I love Mickey Rourke, or maybe I used to love Mickey Rourke, or maybe I love to watch Mickey Rourke, that would be it. His recent interviews have been a spooky patchwork of artifice, dissembling, and resignation, much like his recent face. It would appear to be a case of what is on the outside reflecting what's within. I miss seeing his handsome face, but more I'll miss seeing that expression in his eyes that says he knows what you want better than you do, and that he feels the sadness and the beauty alike of that knowledge.
That's called acting, and he's doing a different kind now. They're talking Oscar for The Wrestler, which if babysitters are forthcoming, we might actually see, even though it's directed by the catastrophist Darren Aronofsky--"try heroin and you'll end up in the hands of a big (black, of course, come on, Darren! much more likely she'd be condemned to a short life as an independent operator) pimp with your arm rotting off in a southern jail and the refrigerator chasing you around!" Subtlety is not the boy's strong point, but, hell, subtlety isn't everything.
What's kind of funny is that I ran into this article on Amy Tuteur's The Skeptical OB blog about the nicely funded anti-meth ad campaign just not working up in Montana. I always like her take on skewering scientific and medical studies and statistics when warranted. And doing anti-drug and other social improvement ads is one of the most interesting challenges you can get in the business (and there's good money in it, too. The bright boys at Crispin Porter Bogusky partially made their name on the anti-tobacco Truth campaign, in part because they had the cash cushion to do kid focus groups and play the ideas out for a while). But unfortunately, the Montana anti-meth campaign's super-scary, alarmist tactics aren't doing the job of discouraging potential or present users. Who's one of the big-name directors brought in to execute the Montana ads? Darren Aronofsky.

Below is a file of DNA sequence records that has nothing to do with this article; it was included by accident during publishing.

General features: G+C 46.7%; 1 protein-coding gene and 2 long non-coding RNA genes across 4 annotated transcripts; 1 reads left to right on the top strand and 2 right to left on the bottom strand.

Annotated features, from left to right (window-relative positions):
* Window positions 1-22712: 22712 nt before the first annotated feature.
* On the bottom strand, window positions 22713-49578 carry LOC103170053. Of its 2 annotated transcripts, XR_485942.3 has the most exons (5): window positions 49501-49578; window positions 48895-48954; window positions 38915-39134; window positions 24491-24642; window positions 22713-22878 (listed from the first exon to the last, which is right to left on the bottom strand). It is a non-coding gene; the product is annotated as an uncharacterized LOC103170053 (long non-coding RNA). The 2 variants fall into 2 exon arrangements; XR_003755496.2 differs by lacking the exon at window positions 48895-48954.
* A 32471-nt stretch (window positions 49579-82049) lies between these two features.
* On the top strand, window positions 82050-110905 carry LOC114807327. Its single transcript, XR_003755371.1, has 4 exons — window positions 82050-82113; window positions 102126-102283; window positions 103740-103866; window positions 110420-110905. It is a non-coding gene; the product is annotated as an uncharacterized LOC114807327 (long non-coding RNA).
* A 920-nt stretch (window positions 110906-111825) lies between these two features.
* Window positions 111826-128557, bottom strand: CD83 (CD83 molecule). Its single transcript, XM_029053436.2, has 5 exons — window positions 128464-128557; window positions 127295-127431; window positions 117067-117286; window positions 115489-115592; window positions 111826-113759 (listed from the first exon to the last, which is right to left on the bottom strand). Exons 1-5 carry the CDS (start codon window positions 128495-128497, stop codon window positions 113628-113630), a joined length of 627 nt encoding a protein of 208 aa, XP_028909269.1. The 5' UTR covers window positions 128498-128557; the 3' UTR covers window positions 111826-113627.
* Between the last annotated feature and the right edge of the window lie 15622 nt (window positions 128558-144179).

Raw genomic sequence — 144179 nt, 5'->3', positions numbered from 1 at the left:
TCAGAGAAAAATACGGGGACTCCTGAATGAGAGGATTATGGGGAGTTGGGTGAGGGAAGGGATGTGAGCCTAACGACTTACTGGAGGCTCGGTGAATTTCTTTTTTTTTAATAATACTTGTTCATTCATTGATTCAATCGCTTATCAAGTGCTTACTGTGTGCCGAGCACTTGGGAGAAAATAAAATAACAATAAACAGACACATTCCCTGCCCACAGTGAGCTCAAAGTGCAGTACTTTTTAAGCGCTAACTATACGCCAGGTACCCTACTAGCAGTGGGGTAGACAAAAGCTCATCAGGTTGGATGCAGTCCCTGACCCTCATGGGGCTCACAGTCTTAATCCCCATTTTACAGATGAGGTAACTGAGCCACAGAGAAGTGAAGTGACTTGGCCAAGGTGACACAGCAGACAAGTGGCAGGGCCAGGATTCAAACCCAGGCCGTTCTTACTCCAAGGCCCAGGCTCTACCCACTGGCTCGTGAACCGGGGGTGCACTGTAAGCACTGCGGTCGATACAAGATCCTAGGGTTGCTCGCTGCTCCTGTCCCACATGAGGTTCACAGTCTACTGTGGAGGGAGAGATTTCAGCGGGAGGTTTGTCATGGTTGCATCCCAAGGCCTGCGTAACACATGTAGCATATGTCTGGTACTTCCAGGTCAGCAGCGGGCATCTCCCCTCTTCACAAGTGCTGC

I'm certain all involved had the best intentions. One of the commenters on Tuteur's blog, who says he used to work with Gay Men's Health Crisis, says the problem is that the people creating the ads are a million miles removed from the audiences they're trying to reach. Plus, the pitch to people in poverty, near-poverty and tribal cultures in Montana is going to be way different from a pitch to a gay man in NYC.
I'm reminded of a very long ago conversation with Jill Matrix, in which she said the most effective anti-drug ad she'd seen was the one with the tagline: If you smoke pot, nothing will happen.
So: "If you do meth, the Man wins," how's that sound? Trouble is, for too many, the Man wins no matter what, so why not rot yourself away? A problem that can't be solved through better advertising.
Back to love. The acoustic version of Hey Ya finally caught up with me. This song moves me anyhow, but add a big guy with an acoustic guitar and it tears me up.
Photo: Week 7 of 9 1/2, I believe.